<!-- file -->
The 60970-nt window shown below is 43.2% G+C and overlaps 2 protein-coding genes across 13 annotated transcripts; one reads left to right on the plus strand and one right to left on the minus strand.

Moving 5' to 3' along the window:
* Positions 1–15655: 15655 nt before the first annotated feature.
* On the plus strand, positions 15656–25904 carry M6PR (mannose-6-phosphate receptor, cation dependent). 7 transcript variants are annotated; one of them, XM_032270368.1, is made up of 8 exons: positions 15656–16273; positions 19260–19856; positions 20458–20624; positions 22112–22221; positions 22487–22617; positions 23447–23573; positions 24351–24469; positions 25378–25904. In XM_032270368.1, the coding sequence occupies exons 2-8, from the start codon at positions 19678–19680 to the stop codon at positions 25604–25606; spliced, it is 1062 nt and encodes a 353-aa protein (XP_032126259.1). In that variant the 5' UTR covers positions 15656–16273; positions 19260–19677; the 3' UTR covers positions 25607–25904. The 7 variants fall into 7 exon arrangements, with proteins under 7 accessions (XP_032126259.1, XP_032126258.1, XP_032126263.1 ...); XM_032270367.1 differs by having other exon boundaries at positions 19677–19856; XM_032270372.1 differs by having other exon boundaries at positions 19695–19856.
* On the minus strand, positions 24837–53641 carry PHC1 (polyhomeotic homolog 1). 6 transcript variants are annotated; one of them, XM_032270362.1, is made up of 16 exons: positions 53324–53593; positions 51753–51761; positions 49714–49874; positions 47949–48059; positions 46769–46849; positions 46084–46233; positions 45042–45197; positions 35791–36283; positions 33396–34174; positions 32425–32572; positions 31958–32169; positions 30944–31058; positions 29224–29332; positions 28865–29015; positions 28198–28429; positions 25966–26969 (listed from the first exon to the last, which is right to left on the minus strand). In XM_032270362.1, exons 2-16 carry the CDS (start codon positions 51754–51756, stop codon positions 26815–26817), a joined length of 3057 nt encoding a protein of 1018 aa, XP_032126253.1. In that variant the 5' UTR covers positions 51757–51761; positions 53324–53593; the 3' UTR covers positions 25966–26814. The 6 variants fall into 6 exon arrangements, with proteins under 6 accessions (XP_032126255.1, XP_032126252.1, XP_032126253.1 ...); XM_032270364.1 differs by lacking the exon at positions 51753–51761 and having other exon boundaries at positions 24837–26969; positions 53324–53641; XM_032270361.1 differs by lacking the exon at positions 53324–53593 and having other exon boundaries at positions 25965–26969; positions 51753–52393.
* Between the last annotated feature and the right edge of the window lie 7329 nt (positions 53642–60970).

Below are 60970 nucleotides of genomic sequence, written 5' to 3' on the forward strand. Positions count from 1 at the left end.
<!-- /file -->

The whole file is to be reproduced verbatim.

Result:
The 60970-nt window shown below is 43.2% G+C and overlaps 2 protein-coding genes across 13 annotated transcripts; one reads left to right on the plus strand and one right to left on the minus strand.

Moving 5' to 3' along the window:
* Positions 1–15655: 15655 nt before the first annotated feature.
* On the plus strand, positions 15656–25904 carry M6PR (mannose-6-phosphate receptor, cation dependent). 7 transcript variants are annotated; one of them, XM_032270368.1, is made up of 8 exons: positions 15656–16273; positions 19260–19856; positions 20458–20624; positions 22112–22221; positions 22487–22617; positions 23447–23573; positions 24351–24469; positions 25378–25904. In XM_032270368.1, the coding sequence occupies exons 2-8, from the start codon at positions 19678–19680 to the stop codon at positions 25604–25606; spliced, it is 1062 nt and encodes a 353-aa protein (XP_032126259.1). In that variant the 5' UTR covers positions 15656–16273; positions 19260–19677; the 3' UTR covers positions 25607–25904. The 7 variants fall into 7 exon arrangements, with proteins under 7 accessions (XP_032126259.1, XP_032126258.1, XP_032126263.1 ...); XM_032270367.1 differs by having other exon boundaries at positions 19677–19856; XM_032270372.1 differs by having other exon boundaries at positions 19695–19856.
* On the minus strand, positions 24837–53641 carry PHC1 (polyhomeotic homolog 1). 6 transcript variants are annotated; one of them, XM_032270362.1, is made up of 16 exons: positions 53324–53593; positions 51753–51761; positions 49714–49874; positions 47949–48059; positions 46769–46849; positions 46084–46233; positions 45042–45197; positions 35791–36283; positions 33396–34174; positions 32425–32572; positions 31958–32169; positions 30944–31058; positions 29224–29332; positions 28865–29015; positions 28198–28429; positions 25966–26969 (listed from the first exon to the last, which is right to left on the minus strand). In XM_032270362.1, exons 2-16 carry the CDS (start codon positions 51754–51756, stop codon positions 26815–26817), a joined length of 3057 nt encoding a protein of 1018 aa, XP_032126253.1. In that variant the 5' UTR covers positions 51757–51761; positions 53324–53593; the 3' UTR covers positions 25966–26814. The 6 variants fall into 6 exon arrangements, with proteins under 6 accessions (XP_032126255.1, XP_032126252.1, XP_032126253.1 ...); XM_032270364.1 differs by lacking the exon at positions 51753–51761 and having other exon boundaries at positions 24837–26969; positions 53324–53641; XM_032270361.1 differs by lacking the exon at positions 53324–53593 and having other exon boundaries at positions 25965–26969; positions 51753–52393.
* Between the last annotated feature and the right edge of the window lie 7329 nt (positions 53642–60970).

Below are 60970 nucleotides of genomic sequence, written 5' to 3' on the forward strand. Positions count from 1 at the left end.